Trained as an agri-food engineer, the Frenchman Christophe Brusset held management positions in the food industry for decades: purchasing manager, product manager and even broker, a function that we usually associate more with the financial sectors than with the food sector. But the reality, as he describes himself after his fall from the horse and her becoming an activist for healthy and sustainable nutrition, it’s about the same thing: large companies hunting for profit, sacrificing along the way if quality, ethics and the health of their customers are needed.
And it is precisely the horses, involuntary protagonists of the horsegate, the scandal of adulteration with equine meat from products that were allegedly veal, those who encouraged Brusset, according to account, to go to the other side and denounce the excesses of the industry of which he himself was part. He did it with his first book, How can you eat that!, which is now continuing with And now what do we eat? [Península Atalaya].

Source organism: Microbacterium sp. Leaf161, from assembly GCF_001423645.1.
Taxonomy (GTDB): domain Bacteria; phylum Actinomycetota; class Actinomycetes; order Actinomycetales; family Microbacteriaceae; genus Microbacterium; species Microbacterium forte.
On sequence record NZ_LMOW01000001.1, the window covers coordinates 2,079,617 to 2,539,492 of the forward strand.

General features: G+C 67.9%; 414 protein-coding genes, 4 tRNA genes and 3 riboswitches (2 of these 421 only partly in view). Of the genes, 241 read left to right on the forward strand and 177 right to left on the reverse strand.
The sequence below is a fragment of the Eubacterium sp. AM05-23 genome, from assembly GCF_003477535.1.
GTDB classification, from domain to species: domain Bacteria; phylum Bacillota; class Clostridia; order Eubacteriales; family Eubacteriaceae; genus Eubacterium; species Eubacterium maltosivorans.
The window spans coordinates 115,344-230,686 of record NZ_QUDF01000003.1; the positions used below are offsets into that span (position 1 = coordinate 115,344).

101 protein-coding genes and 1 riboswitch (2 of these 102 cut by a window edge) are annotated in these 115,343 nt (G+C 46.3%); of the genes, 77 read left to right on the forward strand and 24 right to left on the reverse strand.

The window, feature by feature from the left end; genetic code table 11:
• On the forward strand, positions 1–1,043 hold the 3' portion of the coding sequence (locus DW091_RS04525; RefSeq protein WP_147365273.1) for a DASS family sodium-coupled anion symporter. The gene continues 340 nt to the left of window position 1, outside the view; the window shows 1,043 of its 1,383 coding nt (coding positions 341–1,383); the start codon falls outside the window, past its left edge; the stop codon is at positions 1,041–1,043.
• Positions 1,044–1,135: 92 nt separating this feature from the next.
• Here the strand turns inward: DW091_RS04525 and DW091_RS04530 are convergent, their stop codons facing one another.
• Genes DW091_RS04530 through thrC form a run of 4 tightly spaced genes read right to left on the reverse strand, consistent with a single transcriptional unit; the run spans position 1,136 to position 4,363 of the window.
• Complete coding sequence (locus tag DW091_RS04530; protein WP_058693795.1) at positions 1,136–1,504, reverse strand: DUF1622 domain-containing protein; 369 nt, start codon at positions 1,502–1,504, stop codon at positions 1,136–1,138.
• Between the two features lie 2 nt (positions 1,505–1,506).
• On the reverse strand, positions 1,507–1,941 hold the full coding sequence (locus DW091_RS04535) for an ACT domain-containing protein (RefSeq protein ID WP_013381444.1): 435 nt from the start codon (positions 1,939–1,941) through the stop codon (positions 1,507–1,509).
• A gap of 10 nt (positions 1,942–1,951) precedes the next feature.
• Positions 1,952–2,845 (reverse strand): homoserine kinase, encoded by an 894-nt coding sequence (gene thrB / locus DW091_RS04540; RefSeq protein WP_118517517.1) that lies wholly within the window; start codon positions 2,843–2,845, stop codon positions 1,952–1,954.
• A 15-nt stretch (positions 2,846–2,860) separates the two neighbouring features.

In its pages we will find anecdotes about how he managed to “place” part of about 1,500 tons of Chinese tomato concentrate “sour”, “brown” and “with the smell of a tire” thanks to his expertise that, to the relief of your employer, thousands of people ate in Europe. It goes without saying that Brusset is a controversial figure: no matter how ashamed he may be about his past outrages, he has never denounced with names and surnames those allegedly responsible for the crimes against public health he witnessed, not even now that he has disassociated himself from the industry.